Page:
Probably the next Bachelorette Andi Dorfman
The brunette lawyer from Atlanta was the only finalist smart enough to realize that Juan Pablo was a pile of garbage in sheep's clothing and called him out for treating her like a contestant rather than a real person after their night in the Fantasy Suite fizzled. His words: "It was amazing." Her words: "I couldn't wait to get out of there." But the latest words are that the practicing assistant district attourney has ditched work in the middle of a murder trial to be groomed into the next Bachelorette. The person who's case she was working must be feeling a little like Andi did on The Bachelor right about now.
We don't need another Heroes
Last weekend, NBC announced that it's bringing back Tim Kring's superhero show and giving it the miniseries treatment even though it was stupider than a speeding bullet by the end of its four-season run. And dammit, we just know we're going to be powerless and unable to resist watching it.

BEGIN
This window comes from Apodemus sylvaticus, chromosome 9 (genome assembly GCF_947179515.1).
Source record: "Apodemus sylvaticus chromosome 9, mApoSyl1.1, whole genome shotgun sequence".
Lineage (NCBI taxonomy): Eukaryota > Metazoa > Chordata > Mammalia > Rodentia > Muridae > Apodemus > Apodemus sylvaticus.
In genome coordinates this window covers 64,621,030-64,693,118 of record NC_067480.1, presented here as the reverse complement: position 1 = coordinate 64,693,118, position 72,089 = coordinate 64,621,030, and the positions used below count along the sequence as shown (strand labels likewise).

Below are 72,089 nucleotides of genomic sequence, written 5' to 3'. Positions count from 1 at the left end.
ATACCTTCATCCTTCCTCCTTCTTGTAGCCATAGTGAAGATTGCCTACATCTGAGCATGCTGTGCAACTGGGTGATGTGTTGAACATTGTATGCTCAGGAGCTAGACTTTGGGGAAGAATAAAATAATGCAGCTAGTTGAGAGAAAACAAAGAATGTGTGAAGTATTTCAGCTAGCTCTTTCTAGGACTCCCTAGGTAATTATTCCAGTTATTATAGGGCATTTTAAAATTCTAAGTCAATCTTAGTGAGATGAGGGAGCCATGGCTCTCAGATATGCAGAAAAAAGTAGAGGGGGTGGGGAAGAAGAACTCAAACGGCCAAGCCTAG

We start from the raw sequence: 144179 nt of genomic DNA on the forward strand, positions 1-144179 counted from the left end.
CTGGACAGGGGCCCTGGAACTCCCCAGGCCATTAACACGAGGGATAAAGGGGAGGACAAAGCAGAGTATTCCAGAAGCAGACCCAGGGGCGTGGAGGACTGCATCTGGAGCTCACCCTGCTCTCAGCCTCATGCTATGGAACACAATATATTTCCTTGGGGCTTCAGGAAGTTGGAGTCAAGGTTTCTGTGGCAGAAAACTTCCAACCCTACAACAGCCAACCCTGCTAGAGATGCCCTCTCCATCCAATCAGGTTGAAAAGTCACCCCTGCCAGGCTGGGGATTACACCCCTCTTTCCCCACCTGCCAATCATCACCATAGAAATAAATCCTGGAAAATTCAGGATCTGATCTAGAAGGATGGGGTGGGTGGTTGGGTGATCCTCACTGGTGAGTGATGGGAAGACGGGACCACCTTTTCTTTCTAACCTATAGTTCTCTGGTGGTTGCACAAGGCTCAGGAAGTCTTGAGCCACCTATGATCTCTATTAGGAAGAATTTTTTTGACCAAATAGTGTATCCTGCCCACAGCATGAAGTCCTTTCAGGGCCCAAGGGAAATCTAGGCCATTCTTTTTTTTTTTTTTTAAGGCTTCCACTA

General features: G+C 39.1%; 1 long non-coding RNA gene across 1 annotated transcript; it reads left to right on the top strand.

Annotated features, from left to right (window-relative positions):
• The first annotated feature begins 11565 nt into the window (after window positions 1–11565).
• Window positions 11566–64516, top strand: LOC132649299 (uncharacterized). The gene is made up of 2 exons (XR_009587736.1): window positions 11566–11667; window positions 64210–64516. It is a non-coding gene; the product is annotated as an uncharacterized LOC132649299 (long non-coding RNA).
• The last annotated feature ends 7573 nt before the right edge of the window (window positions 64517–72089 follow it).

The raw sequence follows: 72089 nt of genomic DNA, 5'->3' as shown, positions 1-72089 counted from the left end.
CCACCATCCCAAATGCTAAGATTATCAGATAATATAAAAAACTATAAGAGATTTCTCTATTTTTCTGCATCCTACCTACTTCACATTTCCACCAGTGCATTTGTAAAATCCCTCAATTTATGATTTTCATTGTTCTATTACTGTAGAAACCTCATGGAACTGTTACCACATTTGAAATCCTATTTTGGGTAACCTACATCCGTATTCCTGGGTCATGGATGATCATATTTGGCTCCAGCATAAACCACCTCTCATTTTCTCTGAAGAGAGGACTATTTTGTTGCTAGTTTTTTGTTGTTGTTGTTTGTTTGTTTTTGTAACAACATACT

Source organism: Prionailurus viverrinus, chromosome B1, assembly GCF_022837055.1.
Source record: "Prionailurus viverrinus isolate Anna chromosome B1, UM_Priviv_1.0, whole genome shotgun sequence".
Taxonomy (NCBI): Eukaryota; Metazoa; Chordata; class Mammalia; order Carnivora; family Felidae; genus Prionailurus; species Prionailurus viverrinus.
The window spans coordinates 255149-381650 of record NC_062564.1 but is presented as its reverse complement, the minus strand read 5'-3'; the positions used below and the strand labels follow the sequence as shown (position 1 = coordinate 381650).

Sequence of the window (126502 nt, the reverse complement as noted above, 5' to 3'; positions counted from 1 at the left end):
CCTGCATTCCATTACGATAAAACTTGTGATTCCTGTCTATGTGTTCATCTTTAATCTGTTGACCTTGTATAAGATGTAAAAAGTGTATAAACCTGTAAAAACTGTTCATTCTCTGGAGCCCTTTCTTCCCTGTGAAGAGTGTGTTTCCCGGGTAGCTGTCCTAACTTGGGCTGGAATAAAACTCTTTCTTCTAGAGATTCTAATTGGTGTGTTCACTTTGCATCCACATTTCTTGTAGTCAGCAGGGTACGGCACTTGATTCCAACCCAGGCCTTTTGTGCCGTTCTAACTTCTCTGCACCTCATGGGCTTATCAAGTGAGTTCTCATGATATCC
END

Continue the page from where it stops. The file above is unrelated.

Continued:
Mixology's toxic bro-dude Bruce
There's a lot wrong with ABC's new comedy (it's not funny, it's not funny, and it's not funny) but the Bruce character is the worst. In the series premiere, the unkempt redhead played the part of horny self-proclaimed ladies' man to an intolerable degree, going on and on about "smashing out some A" and "popping off" and employing all kinds of other sex slang that the show's writers—the same scribes who wrote The Hangover–must have found hilarious as they washed the Axe Body Spray stains out of the armpits of their Ed Hardy shirts. There's room for lusty and rude characters on television, but only when they have at least a minuscule amount of charm to balance things out. Seriously, Bruce is THE WORST.